We’re only two episodes in to the final season of Poldark, and the PBS show hasn’t wasted any time in bringing the drama. George’s grief seems to have driven him to insanity, Dwight is saving would-be murderers from execution, and Ross’s quick thinking thwarted an attempt on the king’s life.
Plenty of this season’s plot twists come from the mind of the show’s writers. But it might surprise viewers to learn that some of the most memorable moments are based on historical fact. James Hadfield really did attempt to assassinate George III while he attended a theatrical performance, and he was successfully defended by Thomas Erskine. And Ross’s old friend and former commanding officer Ned Despard was also a real person.
The true story of Ned Despard
Poldark’s fictional Ned Despard (portrayed by Vincent Regan) shares a number of characteristics with his real-life counterpart. The historical Despard was an Irish-born British army officer. He served in the Caribbean during the American Revolution and was eventually appointed governor of the British colonies in Central America.
Despard was recalled to London in 1790 after clashing with established British settlers in Belize. Specifically, he gave land to a diverse group of settlers, including freed slaves. That did not go over well with the colony’s white elites, who wanted control over the valuable mahogany business. Later, he was imprisoned for two years without charge. His alleged involvement in the Irish Rebellion may have been the reason why authorities wanted him locked up. After his release, he was involved in a conspiracy to assassinate George III. He was arrested, tried, and ultimately executed for treason in 1803.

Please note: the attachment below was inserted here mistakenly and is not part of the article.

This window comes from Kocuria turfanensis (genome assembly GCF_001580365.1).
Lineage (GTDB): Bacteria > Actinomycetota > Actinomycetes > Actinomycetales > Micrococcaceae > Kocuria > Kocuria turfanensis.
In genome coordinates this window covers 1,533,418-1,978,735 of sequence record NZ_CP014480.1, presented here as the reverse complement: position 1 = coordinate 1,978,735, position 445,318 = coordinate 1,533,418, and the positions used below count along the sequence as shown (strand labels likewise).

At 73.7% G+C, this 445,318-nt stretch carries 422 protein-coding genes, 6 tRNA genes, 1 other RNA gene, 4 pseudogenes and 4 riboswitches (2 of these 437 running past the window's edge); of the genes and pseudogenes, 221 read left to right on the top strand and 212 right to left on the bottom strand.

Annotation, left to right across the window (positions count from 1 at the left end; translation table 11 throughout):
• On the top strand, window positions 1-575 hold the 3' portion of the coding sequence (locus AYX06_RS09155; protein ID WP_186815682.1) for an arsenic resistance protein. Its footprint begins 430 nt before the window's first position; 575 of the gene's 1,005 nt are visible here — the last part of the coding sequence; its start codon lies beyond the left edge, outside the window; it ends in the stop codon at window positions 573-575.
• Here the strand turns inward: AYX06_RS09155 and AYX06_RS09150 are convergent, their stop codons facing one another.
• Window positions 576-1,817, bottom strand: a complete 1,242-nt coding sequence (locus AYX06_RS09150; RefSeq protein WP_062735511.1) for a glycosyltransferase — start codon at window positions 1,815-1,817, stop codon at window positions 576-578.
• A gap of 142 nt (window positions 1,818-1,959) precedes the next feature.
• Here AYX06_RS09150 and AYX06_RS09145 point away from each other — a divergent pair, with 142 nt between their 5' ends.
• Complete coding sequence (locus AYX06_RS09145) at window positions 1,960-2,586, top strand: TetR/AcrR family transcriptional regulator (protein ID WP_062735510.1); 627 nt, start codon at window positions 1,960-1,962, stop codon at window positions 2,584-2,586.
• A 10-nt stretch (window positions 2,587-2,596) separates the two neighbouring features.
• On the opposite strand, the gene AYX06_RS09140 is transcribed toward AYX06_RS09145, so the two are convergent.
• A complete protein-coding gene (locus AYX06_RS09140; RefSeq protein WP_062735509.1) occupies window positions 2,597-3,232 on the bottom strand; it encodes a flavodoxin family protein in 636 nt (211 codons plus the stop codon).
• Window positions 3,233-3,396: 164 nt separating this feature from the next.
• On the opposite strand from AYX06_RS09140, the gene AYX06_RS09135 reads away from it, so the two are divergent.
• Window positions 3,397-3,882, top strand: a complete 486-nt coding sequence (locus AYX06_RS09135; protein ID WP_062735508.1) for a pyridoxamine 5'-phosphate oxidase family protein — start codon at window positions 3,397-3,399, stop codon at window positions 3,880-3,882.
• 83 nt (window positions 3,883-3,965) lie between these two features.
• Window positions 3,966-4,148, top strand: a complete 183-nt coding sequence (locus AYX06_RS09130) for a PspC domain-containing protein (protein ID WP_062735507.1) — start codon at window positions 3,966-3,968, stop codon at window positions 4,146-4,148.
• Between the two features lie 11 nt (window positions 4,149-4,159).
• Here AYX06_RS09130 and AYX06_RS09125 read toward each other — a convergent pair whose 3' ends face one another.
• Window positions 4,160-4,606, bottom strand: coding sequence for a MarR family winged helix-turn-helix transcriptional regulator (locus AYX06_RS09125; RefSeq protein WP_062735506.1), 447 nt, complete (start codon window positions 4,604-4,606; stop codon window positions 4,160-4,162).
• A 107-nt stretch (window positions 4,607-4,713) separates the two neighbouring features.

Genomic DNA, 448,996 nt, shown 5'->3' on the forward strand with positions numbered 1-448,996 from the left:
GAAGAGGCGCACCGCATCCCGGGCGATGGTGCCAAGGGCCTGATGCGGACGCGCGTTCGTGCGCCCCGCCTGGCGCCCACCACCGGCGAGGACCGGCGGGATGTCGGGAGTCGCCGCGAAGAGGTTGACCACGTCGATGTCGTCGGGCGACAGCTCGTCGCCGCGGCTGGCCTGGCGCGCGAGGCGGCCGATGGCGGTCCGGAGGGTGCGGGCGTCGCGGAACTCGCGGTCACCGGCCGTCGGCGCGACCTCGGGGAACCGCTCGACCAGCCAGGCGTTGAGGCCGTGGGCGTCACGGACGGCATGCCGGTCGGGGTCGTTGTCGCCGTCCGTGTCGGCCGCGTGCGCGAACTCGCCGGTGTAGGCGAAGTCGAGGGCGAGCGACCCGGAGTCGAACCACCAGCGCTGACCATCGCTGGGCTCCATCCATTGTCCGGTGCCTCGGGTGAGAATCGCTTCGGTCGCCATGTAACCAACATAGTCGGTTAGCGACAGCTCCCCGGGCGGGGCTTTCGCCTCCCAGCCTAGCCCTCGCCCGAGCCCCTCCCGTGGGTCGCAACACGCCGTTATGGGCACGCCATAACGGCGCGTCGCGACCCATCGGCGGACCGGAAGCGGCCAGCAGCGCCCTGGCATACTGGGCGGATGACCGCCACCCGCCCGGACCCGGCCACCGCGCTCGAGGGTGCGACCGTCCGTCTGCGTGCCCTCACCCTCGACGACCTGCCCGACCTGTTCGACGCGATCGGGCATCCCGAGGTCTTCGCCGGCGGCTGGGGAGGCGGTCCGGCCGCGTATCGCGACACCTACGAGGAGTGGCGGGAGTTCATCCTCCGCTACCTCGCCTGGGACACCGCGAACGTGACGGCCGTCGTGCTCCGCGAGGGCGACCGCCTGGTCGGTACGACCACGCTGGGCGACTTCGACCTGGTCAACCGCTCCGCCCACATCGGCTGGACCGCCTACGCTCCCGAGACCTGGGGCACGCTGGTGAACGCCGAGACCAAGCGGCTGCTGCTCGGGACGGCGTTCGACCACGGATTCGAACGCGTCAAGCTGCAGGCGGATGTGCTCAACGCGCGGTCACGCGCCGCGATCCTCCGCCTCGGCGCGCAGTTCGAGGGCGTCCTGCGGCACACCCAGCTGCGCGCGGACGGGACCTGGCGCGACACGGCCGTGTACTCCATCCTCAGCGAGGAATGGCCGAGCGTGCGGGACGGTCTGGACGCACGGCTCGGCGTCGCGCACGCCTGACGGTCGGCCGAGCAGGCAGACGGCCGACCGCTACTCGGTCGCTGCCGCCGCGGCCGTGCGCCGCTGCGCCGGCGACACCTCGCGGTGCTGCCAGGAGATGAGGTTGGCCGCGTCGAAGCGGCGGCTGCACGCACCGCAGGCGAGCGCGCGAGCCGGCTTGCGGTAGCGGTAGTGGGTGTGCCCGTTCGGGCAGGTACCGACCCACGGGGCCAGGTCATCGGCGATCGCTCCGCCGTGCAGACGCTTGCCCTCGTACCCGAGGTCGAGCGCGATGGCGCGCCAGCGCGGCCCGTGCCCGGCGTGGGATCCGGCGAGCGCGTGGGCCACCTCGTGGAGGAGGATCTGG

While the real Despard’s story is similar to the one on the show (so far), one important detail is fictional. Colonel Despard did not spend time with the British Army in Virginia. In Poldark he is seen fighting there with Ross and Dwight.
“Edward Despard was a fascinating person and his story fits incredibly well into the world of Poldark,” Regan told the BBC. “Playing him was interesting as he is a real person amongst the fictionalized characters in the series and the fact is that he had a real, poignant story and so I felt there was a gravitas to him that was given to me by history.”
Regan added that Poldark screenwriter Debbie Horsfield has “given a more impetuous quality” to Despard’s character as a way to link him to his friend Ross.
What about Kitty Despard?
In Poldark, Ned Despard has a wife named Kitty (Kerri McLean), his former slave. Their mixed-race relationship raises eyebrows in London, but that does not stop Kitty from speaking out about the rights of all people to be free.
The real Despard was married to a woman of color from the Caribbean named Catherine. Her mother was a free black woman from Jamaica, according to historian Mike Jay who wrote a book about Despard and consulted on Poldark. It’s not clear exactly how Ned and Catherine Despard met, but it does not appear she was his former slave.
The Despards also had a son named James who is not seen in the show. However, the real-life Catherine was an outspoken advocate on her husband’s behalf, publicly defending him against charges of sedition.
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